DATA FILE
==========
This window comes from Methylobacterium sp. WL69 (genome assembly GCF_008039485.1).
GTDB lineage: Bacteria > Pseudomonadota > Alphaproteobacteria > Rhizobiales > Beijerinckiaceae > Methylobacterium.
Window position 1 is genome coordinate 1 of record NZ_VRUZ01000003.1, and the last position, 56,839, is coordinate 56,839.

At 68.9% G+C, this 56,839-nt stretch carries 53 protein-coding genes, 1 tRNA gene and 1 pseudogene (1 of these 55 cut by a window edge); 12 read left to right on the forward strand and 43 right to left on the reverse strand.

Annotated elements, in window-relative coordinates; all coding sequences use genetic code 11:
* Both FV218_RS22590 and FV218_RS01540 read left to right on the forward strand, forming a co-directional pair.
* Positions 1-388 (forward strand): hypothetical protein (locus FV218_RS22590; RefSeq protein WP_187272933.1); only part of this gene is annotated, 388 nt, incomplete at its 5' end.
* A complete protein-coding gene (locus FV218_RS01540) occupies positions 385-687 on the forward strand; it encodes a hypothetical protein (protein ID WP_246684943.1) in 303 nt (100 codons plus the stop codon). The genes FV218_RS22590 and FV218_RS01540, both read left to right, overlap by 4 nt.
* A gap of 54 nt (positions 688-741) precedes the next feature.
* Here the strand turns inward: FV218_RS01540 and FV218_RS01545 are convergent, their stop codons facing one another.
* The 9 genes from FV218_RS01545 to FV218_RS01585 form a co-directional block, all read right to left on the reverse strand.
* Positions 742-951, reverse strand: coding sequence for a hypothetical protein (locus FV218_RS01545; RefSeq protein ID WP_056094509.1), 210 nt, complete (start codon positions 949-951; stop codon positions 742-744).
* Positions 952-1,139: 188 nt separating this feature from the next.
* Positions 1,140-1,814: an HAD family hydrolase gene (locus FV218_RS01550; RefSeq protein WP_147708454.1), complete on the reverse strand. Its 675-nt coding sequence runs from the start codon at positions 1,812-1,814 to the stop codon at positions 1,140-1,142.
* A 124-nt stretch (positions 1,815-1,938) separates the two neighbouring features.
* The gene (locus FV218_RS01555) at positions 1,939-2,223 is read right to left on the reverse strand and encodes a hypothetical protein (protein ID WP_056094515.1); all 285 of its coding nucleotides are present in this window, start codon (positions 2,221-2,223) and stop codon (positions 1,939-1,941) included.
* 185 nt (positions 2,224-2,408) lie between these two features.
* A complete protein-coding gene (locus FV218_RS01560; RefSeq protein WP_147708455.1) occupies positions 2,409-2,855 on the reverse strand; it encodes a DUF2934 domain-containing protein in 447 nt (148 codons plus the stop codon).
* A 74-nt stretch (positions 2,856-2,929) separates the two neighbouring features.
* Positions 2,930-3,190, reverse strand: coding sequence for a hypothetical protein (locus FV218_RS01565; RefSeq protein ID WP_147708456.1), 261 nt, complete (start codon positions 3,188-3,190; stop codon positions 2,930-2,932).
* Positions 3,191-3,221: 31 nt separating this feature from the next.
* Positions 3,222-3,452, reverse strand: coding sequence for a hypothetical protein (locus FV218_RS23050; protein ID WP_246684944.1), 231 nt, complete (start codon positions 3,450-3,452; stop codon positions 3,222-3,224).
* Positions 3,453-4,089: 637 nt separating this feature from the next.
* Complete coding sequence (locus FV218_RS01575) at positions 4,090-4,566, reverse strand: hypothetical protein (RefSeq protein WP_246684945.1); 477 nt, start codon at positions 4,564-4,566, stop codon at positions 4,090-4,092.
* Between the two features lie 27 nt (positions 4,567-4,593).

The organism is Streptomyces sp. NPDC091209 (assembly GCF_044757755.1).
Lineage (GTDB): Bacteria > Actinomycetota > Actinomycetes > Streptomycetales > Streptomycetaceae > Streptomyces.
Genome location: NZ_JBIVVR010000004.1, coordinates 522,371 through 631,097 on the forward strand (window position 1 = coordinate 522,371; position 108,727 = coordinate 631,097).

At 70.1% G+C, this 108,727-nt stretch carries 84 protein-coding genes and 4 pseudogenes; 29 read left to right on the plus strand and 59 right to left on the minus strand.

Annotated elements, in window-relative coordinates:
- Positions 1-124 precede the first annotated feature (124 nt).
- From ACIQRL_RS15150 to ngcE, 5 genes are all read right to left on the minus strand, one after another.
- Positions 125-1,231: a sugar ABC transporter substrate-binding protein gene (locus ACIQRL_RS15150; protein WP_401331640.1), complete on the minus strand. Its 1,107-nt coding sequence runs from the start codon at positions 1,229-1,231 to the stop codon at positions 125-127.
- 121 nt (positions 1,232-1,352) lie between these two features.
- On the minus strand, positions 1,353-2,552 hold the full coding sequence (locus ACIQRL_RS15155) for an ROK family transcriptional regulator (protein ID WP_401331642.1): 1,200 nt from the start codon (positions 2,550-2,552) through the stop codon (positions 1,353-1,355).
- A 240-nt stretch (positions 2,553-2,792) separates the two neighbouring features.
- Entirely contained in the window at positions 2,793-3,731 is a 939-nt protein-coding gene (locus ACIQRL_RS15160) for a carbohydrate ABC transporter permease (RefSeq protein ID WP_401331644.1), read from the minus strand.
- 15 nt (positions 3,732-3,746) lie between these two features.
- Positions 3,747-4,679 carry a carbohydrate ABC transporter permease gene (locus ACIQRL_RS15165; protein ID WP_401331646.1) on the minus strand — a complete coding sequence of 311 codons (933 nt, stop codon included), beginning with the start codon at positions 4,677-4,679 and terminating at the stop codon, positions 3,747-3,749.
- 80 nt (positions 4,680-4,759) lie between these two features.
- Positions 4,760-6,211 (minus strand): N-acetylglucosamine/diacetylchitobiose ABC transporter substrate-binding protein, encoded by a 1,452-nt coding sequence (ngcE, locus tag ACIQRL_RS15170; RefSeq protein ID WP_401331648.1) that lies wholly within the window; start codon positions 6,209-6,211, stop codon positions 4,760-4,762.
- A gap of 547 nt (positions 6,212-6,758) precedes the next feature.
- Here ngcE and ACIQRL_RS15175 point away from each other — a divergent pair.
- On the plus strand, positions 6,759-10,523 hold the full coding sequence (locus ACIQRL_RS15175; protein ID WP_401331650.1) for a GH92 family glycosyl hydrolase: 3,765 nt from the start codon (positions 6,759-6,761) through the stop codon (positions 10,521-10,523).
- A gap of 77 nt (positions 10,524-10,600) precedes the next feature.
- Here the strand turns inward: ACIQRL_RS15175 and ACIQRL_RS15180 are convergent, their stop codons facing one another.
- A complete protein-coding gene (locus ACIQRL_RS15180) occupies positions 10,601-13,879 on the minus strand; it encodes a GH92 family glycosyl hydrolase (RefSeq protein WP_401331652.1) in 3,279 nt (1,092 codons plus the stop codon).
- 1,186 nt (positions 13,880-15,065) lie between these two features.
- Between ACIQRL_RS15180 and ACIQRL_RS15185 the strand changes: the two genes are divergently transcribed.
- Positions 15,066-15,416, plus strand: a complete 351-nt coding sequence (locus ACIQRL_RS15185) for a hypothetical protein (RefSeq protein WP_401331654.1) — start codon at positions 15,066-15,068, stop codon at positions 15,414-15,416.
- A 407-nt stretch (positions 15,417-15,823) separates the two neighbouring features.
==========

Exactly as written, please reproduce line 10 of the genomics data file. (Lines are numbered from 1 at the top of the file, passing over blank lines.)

* Here the strand turns inward: FV218_RS01540 and FV218_RS01545 are convergent, their stop codons facing one another.